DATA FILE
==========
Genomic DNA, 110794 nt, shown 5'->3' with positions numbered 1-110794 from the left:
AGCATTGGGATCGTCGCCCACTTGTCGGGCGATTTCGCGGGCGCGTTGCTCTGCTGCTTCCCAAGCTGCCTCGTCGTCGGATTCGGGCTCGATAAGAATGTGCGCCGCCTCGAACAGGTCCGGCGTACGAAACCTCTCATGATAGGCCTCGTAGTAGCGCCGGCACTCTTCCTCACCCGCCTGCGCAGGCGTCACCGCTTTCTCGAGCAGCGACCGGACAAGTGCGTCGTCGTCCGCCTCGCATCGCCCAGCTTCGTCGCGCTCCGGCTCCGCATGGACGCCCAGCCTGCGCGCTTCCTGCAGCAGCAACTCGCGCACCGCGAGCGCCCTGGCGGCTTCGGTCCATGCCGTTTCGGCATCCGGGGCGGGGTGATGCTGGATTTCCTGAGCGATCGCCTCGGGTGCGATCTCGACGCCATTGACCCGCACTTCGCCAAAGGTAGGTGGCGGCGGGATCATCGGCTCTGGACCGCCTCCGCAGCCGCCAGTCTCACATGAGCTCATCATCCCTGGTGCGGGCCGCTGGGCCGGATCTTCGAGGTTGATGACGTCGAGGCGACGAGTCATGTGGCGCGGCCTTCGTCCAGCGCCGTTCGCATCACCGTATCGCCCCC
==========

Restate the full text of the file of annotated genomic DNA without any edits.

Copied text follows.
Genomic DNA, 110794 nt, shown 5'->3' with positions numbered 1-110794 from the left:
AGCATTGGGATCGTCGCCCACTTGTCGGGCGATTTCGCGGGCGCGTTGCTCTGCTGCTTCCCAAGCTGCCTCGTCGTCGGATTCGGGCTCGATAAGAATGTGCGCCGCCTCGAACAGGTCCGGCGTACGAAACCTCTCATGATAGGCCTCGTAGTAGCGCCGGCACTCTTCCTCACCCGCCTGCGCAGGCGTCACCGCTTTCTCGAGCAGCGACCGGACAAGTGCGTCGTCGTCCGCCTCGCATCGCCCAGCTTCGTCGCGCTCCGGCTCCGCATGGACGCCCAGCCTGCGCGCTTCCTGCAGCAGCAACTCGCGCACCGCGAGCGCCCTGGCGGCTTCGGTCCATGCCGTTTCGGCATCCGGGGCGGGGTGATGCTGGATTTCCTGAGCGATCGCCTCGGGTGCGATCTCGACGCCATTGACCCGCACTTCGCCAAAGGTAGGTGGCGGCGGGATCATCGGCTCTGGACCGCCTCCGCAGCCGCCAGTCTCACATGAGCTCATCATCCCTGGTGCGGGCCGCTGGGCCGGATCTTCGAGGTTGATGACGTCGAGGCGACGAGTCATGTGGCGCGGCCTTCGTCCAGCGCCGTTCGCATCACCGTATCGCCCCC